Radius of a circle that overlaps half of a smaller circles area [Geometry puzzle]

I thought of this question whilst doing some physics.

There is a circle $C_1$ with radius $r$ and a circle $C_2$ with radius $\lambda$. The centre of $C_2$ is on the circumference of $C_1$. What value of $\lambda$ in terms of $r$ will give the area $A$ equal to the area $B$? My attempt: Taking the centre of $C_2$ as the origin and thinking of them as circles on a graph gives an equation for each circle.

C1: $(x+r)^2+y^2=r^2$

C2: $x^2+y^2=\lambda^2$

If solve it as a simultaneous equation you can find that their point of intersection is $-\lambda^2/2r$
Then you can do $\int_{-r}^{-\lambda^2/2r} \sqrt{\lambda^2-x^2} dx$ to find area $D$ and $\int_{-\lambda^2/2r}^0 \sqrt{-x^2-2xr} dx$ to find area $E$. Adding these areas together and doubling them should give half the circle, which is $0.5\pi r^2$. Then you should be able to solve the equation for $\lambda$. However when I attempted this (after slogging through about two pages of algebra) I put the equation in Wolfram Alpha and got values for $\lambda$ which were either complex or smaller than $r$. I would like to know if my method is correct and I just made a mistake, or if there is another method to this problem. This is an old grazing puzzle. A goat is tethered on the circumference of a circular field. The goat should be able to graze half of the grass in the field. Find the length of the rope. http://datagenetics.com/blog/november42016/index.html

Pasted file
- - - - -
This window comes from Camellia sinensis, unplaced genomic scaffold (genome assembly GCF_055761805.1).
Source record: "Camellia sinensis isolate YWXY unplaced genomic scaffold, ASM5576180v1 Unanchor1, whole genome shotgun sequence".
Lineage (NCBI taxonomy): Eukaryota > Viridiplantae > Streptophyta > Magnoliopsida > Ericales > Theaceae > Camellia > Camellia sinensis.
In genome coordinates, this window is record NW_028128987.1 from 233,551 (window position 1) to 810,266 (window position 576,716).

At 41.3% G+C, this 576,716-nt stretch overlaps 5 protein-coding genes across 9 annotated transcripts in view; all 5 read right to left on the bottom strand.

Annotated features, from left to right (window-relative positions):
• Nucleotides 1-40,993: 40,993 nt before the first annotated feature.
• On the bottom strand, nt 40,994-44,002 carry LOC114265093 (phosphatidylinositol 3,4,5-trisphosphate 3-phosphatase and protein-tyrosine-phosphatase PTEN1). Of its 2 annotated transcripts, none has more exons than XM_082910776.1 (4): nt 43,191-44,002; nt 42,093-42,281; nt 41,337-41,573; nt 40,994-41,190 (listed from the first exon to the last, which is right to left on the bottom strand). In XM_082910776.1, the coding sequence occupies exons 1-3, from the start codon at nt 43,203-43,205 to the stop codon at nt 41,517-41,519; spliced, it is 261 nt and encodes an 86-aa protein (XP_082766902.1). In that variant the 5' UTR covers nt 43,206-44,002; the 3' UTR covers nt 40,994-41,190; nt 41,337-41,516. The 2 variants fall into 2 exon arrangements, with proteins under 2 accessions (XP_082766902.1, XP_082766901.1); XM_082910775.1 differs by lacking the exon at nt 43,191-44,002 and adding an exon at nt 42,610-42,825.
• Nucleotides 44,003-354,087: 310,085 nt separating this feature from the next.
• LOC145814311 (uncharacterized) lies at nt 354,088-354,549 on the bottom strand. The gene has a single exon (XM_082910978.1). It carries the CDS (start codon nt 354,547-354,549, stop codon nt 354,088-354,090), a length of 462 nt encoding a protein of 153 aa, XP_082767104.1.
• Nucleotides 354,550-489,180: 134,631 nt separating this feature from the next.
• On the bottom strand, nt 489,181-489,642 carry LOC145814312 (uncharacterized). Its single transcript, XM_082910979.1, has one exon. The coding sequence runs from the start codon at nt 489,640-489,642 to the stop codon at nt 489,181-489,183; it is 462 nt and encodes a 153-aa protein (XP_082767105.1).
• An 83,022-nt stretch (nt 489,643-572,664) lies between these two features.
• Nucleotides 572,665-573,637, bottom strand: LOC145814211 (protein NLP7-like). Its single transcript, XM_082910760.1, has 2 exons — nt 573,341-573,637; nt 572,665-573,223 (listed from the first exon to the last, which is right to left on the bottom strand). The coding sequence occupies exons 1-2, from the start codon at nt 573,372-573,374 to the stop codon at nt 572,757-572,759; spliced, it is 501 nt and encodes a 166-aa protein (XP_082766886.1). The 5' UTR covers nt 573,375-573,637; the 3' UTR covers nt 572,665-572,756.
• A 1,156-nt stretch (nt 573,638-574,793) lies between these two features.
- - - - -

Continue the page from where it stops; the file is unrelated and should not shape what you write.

I think you make a mistake when calculating the area. I don't know how you solved the integrals, so probably there is something going wrong there. Anyway, there is an easier method to compute the area of two overlapping circles. I can explain it here, but it is already very nicely explained on Wolfram.

It will give you the followning equation for $A$:

\begin{align} A(x,r,\lambda) = r^2& \arccos\left(\frac{x^2+r^2-\lambda^2}{2r\lambda}\right)+\lambda^2\arccos\left(\frac{x^2+\lambda^2-r^2}{2r\lambda}\right)-\\ &\frac12\sqrt{(r+\lambda-x)(x+r-\lambda)(x-r+\lambda)(x+r+\lambda)}. \end{align}

In your case, $x=r$, so we can write $$A(r,\lambda) = r^2 \arccos\left(\frac{2r^2-\lambda^2}{2r\lambda}\right)+\lambda^2\arccos\left(\frac{\lambda}{2r}\right)-\frac12\sqrt{\lambda^2(2r-\lambda)(2r+\lambda)}.$$

Now you need to solve $A(r,\lambda)=\frac12\pi r^2$. I don't see an easy way to solve this; I don't know if this can be algebraically solved. So one way to go is to set $r$ to some real values and find numerically $\lambda$.

Starting from EdG's answer, considering $$\frac12\pi r^2 = r^2 \arccos\left(\frac{2r^2-\lambda^2}{2r\lambda}\right)+\lambda^2\arccos\left(\frac{\lambda}{2r}\right)-\frac12\sqrt{\lambda^2(2r-\lambda)(2r+\lambda)}$$ let $\lambda=x r$ we just need to find the zero of $$f(x)=\sqrt{x^2 \left(4-x^2\right)}-2 x^2 \cos ^{-1}\left(\frac{x}{2}\right)-2 \cos ^{-1}\left(\frac{1}{x}-\frac{x}{2}\right)+\pi$$ which, for sure, does not show explicit solution.

Using Newton method with $x_0=1$, we obtain the following iterates $$\left( \begin{array}{cc} n & x_n \\ 0 & 1.00000 \\ 1 & 1.12817 \\ 2 & 1.13811 \\ 3 & 1.13816 \end{array} \right)$$ which is the solution for six significant figures.